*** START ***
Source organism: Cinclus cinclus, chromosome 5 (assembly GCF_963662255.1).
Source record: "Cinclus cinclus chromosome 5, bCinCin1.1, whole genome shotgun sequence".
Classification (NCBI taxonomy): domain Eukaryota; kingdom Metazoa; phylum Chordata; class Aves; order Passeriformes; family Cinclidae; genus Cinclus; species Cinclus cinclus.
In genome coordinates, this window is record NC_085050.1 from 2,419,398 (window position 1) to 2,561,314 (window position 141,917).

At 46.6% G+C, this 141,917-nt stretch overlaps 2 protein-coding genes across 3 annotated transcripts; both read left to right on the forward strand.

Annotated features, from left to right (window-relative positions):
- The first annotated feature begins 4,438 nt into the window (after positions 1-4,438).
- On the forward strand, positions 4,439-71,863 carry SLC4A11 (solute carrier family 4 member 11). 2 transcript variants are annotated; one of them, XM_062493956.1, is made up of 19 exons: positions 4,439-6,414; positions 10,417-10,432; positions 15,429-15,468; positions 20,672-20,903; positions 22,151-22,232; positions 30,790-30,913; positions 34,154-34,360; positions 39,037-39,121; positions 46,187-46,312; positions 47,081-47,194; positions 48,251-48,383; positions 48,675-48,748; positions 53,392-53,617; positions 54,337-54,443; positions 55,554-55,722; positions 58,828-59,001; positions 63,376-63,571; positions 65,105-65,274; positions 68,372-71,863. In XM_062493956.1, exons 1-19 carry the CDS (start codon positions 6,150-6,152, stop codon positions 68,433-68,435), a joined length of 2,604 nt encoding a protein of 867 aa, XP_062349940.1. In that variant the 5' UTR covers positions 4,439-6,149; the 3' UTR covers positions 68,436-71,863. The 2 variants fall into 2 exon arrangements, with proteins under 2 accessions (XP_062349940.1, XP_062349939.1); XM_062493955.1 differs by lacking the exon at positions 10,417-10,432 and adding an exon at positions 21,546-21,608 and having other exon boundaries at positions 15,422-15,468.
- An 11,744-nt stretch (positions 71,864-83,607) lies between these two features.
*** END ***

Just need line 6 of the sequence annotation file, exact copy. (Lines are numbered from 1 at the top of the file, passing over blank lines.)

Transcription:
Annotated features, from left to right (window-relative positions):